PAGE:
Yes and no. One of the most serious criticisms of using a single number to assess intelligence is that people may be stronger in certain areas such as verbal skills, logical aptitude or spatial visualization than in others. Drs. Richard Feynmann and Albert Einstein would be examples of geniuses who were extremely strong mathematically while being relatively weak verbally. More  commonly, though, purely intellectual abilities tend to be uniformly high or uniformly low in a given individual, leading to the concept of an underlying "g" or "general intelligence" that powers all the specialized intellectual aptitudes. Still, this doesn't happen with everyone, and the exceptions, like Richard Feynmann and Albert Einstein, are very important. Tests like the Wechsler Adult Intelligence Scale (WAIS) consist of a number of subtests that are scored separately and can measure the profile for an individual. (Dr. Howard Gardner has defined seven types of intelligence, while Dr. Robert Sternberg has identified three.)
    It's also easier to make an IQ score that's lower than your true IQ than it is to make a score that's higher. Taking a test on a bad day, or spending too much time on a few difficult items could artificially lower one's score. The best results are obtained when more than one test is administered.

What Does Adult IQ Mean?
    Generally, one's mental age stops rising rapidly when one reaches the latter teens--e. g., 16. Consequently, on some IQ tests, "16" was taken as the chronological-age divisor in an IQ calculation for adults. The Wechsler Adult Intelligence Scale is calibrated for all ages up to 70, with chronological-age divisors appropriate to every age 70 or below.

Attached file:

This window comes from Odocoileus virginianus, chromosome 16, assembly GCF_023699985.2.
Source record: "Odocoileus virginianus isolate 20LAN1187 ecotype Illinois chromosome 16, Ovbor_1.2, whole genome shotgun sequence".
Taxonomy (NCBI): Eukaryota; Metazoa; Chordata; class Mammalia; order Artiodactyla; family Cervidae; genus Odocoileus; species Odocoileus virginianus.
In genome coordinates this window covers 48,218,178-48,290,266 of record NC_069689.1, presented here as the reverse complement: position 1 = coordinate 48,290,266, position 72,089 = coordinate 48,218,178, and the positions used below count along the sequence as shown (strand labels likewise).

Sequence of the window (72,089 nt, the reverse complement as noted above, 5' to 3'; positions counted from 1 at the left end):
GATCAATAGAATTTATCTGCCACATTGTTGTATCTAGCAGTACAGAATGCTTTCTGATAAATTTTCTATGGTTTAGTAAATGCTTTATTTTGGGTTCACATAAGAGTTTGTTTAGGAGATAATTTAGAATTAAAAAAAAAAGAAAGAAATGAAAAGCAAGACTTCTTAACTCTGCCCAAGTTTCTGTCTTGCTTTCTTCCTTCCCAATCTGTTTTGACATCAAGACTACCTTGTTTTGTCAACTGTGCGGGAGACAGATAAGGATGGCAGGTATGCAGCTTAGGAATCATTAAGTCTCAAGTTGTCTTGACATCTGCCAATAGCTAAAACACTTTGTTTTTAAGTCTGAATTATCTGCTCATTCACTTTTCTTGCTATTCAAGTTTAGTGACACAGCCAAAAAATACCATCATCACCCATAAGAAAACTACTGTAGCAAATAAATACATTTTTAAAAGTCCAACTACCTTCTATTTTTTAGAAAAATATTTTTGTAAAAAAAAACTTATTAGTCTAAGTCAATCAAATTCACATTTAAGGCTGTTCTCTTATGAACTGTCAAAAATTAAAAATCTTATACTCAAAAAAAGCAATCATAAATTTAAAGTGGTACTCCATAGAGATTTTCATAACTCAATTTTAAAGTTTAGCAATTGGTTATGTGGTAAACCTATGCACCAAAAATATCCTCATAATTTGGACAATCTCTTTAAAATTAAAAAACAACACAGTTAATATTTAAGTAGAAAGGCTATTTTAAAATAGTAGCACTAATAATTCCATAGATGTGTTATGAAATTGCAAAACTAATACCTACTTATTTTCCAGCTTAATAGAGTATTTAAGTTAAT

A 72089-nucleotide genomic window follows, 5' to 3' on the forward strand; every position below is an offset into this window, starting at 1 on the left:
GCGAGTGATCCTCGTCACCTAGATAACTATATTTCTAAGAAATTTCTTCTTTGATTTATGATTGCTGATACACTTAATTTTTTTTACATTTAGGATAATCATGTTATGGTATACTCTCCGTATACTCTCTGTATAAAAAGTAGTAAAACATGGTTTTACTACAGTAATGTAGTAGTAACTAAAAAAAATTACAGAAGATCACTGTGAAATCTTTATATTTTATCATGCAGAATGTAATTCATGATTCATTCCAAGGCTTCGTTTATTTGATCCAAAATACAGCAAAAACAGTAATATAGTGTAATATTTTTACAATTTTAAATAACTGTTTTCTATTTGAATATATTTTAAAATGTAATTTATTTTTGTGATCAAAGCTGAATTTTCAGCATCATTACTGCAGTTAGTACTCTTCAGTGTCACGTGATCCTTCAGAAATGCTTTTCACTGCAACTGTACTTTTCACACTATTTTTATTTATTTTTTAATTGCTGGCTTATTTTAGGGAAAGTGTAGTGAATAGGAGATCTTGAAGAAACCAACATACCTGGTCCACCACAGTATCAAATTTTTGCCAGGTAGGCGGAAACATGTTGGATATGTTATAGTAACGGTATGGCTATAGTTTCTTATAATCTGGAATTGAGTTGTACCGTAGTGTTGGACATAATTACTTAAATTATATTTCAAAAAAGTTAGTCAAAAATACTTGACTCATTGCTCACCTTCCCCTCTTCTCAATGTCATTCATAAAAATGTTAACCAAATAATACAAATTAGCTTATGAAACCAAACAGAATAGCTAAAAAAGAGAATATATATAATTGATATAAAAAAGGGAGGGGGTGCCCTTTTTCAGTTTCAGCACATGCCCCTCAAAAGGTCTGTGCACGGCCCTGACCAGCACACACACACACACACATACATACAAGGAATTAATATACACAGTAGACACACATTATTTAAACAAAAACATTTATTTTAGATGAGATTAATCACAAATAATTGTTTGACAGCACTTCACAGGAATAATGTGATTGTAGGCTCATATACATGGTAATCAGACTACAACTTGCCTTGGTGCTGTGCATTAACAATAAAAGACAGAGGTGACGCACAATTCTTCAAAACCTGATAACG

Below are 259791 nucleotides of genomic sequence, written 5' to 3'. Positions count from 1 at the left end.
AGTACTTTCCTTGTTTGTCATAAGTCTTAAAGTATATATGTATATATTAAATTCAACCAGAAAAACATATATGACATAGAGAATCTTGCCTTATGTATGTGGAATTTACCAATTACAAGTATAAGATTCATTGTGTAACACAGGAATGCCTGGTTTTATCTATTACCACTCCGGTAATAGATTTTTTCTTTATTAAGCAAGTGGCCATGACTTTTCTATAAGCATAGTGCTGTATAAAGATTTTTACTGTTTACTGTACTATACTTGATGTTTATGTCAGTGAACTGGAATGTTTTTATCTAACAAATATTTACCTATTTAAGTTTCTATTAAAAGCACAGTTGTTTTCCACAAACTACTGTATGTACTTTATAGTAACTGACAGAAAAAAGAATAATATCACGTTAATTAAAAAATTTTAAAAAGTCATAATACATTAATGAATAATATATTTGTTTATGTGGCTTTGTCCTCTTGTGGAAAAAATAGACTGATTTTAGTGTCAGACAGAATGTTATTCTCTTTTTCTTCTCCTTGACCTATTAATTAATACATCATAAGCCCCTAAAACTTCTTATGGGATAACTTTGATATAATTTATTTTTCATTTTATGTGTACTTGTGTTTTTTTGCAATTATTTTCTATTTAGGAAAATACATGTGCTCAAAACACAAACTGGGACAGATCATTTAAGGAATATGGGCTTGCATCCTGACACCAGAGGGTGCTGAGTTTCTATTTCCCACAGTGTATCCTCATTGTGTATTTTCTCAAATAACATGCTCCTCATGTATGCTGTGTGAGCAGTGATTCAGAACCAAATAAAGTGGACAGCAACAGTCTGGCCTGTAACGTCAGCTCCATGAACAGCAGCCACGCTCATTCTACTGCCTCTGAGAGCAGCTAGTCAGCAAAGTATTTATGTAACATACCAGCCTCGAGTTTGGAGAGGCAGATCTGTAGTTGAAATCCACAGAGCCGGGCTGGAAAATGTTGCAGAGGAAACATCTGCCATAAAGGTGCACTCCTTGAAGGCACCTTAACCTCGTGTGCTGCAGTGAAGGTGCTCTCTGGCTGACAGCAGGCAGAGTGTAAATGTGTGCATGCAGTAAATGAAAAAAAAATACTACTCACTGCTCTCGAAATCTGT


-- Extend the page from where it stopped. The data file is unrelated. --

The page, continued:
The average IQ is, by definition, 100. To get an idea what this means, someone with an IQ of 80 or below is considered to be marginally able to cope with the adult world. People with IQ's of 80 or below typically work as unskilled laborers such as lawn maintenance and trash pickup. They generally need help from friends or family to manage life's complications. About 10% of the population has an IQ of 80 or below.
    People with IQ's of 80-90 are a little on the slow side but may be found in fast-food restaurants, day-care centers, etc. They may also be found in unskilled jobs. About 16% of the population has IQ's in this range.
    People with IQ's of 90-110 generally occupy semi-skilled positions, including typists, receptionists, assembly line workers, and checkout clerks. They are able to keep up with the world, and comprise about 46% of the public.
    People with IQ's in the 110 to 120 range fill the skilled trades and include some tool and die makers, teachers, and Ph. D.'s among their ranks. They also make up 16% of the population.
    People with IQ's of 120 and above tend to staff the professions as doctors, dentists, lawyers, teachers, and college professors. They fall in the upper 10% of the population.
    Note that there are lots of exceptions...  many, many people working in jobs for which they are overqualified. For example, there are waiters and waitresses who are working their way through college. One member of the Mega Society is employed as an alarm technician.

    The average IQ of all college professors is 130, which lies within the upper 3% of the general public.